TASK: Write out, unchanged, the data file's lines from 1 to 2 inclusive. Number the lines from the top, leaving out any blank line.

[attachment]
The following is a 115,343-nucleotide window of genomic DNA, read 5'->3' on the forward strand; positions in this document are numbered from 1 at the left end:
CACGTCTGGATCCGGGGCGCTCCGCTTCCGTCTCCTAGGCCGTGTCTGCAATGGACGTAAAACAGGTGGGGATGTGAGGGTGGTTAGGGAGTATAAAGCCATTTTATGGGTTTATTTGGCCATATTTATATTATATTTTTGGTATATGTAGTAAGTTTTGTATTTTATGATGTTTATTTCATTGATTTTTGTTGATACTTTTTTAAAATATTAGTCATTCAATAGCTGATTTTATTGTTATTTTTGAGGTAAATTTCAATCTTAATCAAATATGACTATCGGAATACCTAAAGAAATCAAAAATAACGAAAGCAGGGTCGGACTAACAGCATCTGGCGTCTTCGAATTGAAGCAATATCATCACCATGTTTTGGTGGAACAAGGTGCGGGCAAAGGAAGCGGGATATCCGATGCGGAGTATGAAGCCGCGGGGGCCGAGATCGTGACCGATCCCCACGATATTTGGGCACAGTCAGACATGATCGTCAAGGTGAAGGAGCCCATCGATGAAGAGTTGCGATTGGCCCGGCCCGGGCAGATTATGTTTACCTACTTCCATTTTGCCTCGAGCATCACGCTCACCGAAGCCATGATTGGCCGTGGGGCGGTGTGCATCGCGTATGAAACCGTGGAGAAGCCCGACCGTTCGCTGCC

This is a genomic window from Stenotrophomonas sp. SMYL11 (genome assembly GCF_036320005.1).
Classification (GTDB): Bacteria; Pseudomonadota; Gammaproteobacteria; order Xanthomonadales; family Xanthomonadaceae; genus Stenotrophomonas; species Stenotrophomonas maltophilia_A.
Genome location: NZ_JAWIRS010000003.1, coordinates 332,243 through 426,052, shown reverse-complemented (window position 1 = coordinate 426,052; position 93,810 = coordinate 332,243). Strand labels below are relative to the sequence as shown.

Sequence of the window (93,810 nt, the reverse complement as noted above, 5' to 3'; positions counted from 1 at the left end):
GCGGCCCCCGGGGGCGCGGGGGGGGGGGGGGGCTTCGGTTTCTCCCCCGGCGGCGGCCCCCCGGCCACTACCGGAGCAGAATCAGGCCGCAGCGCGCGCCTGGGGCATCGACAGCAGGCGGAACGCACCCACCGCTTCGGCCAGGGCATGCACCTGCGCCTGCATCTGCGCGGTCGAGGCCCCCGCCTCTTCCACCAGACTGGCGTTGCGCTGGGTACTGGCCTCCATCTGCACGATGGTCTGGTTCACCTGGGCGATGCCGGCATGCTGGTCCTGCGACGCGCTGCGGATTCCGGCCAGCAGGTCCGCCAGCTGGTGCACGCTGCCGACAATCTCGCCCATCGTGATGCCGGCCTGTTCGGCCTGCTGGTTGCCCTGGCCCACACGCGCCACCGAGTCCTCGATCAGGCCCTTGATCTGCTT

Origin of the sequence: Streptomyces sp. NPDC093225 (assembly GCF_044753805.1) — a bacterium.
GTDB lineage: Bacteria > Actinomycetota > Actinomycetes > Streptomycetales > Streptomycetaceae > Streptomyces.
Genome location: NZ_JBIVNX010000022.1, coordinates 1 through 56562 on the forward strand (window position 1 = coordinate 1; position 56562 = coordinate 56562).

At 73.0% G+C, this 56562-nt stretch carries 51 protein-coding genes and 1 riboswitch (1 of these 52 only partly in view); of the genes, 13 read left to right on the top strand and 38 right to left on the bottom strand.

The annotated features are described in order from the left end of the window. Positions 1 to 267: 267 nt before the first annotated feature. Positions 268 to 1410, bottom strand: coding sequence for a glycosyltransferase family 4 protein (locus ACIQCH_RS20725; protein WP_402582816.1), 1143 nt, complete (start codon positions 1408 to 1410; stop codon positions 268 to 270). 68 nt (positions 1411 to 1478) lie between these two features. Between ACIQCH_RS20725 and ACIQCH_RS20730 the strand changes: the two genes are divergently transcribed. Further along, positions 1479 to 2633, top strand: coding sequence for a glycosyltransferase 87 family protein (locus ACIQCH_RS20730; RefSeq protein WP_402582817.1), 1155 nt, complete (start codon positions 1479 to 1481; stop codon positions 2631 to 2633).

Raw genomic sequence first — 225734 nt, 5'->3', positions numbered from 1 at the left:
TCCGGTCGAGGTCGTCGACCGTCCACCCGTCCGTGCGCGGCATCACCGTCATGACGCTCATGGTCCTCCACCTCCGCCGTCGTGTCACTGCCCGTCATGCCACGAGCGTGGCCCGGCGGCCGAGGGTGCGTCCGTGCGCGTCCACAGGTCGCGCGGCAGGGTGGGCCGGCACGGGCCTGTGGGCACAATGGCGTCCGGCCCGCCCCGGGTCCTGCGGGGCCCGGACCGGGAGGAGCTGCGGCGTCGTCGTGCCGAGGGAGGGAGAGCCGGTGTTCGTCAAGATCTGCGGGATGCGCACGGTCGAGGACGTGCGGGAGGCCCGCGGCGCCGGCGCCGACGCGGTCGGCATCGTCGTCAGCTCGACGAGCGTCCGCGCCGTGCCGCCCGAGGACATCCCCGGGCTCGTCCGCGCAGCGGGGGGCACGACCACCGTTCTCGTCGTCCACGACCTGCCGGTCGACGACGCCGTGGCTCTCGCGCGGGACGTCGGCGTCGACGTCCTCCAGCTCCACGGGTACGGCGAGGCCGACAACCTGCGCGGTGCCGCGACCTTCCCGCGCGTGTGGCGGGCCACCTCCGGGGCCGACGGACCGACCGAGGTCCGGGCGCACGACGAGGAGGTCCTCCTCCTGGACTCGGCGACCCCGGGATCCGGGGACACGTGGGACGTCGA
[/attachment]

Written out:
The following is a 115,343-nucleotide window of genomic DNA, read 5'->3' on the forward strand; positions in this document are numbered from 1 at the left end:
CACGTCTGGATCCGGGGCGCTCCGCTTCCGTCTCCTAGGCCGTGTCTGCAATGGACGTAAAACAGGTGGGGATGTGAGGGTGGTTAGGGAGTATAAAGCCATTTTATGGGTTTATTTGGCCATATTTATATTATATTTTTGGTATATGTAGTAAGTTTTGTATTTTATGATGTTTATTTCATTGATTTTTGTTGATACTTTTTTAAAATATTAGTCATTCAATAGCTGATTTTATTGTTATTTTTGAGGTAAATTTCAATCTTAATCAAATATGACTATCGGAATACCTAAAGAAATCAAAAATAACGAAAGCAGGGTCGGACTAACAGCATCTGGCGTCTTCGAATTGAAGCAATATCATCACCATGTTTTGGTGGAACAAGGTGCGGGCAAAGGAAGCGGGATATCCGATGCGGAGTATGAAGCCGCGGGGGCCGAGATCGTGACCGATCCCCACGATATTTGGGCACAGTCAGACATGATCGTCAAGGTGAAGGAGCCCATCGATGAAGAGTTGCGATTGGCCCGGCCCGGGCAGATTATGTTTACCTACTTCCATTTTGCCTCGAGCATCACGCTCACCGAAGCCATGATTGGCCGTGGGGCGGTGTGCATCGCGTATGAAACCGTGGAGAAGCCCGACCGTTCGCTGCC